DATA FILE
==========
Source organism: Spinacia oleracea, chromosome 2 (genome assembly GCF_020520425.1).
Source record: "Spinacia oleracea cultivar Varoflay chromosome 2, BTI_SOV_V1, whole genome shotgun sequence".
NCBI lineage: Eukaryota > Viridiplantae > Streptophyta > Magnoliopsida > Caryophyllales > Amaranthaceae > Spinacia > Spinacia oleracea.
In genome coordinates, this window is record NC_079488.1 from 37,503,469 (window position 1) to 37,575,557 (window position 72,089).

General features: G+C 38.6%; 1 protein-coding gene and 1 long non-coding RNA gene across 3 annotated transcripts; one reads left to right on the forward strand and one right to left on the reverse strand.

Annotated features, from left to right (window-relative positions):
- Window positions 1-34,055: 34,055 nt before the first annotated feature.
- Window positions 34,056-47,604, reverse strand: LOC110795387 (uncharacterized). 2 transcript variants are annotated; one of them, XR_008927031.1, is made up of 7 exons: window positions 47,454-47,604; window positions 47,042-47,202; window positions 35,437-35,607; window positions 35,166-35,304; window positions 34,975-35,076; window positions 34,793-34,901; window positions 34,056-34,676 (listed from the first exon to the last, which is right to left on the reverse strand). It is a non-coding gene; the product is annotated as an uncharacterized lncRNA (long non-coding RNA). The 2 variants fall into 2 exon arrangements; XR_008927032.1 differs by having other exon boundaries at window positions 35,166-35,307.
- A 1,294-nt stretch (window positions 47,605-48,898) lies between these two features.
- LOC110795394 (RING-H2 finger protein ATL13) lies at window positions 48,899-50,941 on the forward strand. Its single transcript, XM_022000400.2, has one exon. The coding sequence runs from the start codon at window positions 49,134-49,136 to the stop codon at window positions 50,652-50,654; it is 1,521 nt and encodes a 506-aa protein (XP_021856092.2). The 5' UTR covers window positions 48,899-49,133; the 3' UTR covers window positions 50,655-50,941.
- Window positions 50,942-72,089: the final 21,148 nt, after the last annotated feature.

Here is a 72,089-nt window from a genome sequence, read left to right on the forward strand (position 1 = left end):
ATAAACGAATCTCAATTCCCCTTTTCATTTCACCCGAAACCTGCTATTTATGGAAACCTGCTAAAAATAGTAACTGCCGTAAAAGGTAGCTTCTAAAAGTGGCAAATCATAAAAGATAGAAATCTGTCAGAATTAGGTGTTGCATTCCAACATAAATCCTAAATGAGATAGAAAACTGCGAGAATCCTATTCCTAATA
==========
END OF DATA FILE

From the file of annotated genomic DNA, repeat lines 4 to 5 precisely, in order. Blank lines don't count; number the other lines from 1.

In genome coordinates, this window is record NC_079488.1 from 37,503,469 (window position 1) to 37,575,557 (window position 72,089).

General features: G+C 38.6%; 1 protein-coding gene and 1 long non-coding RNA gene across 3 annotated transcripts; one reads left to right on the forward strand and one right to left on the reverse strand.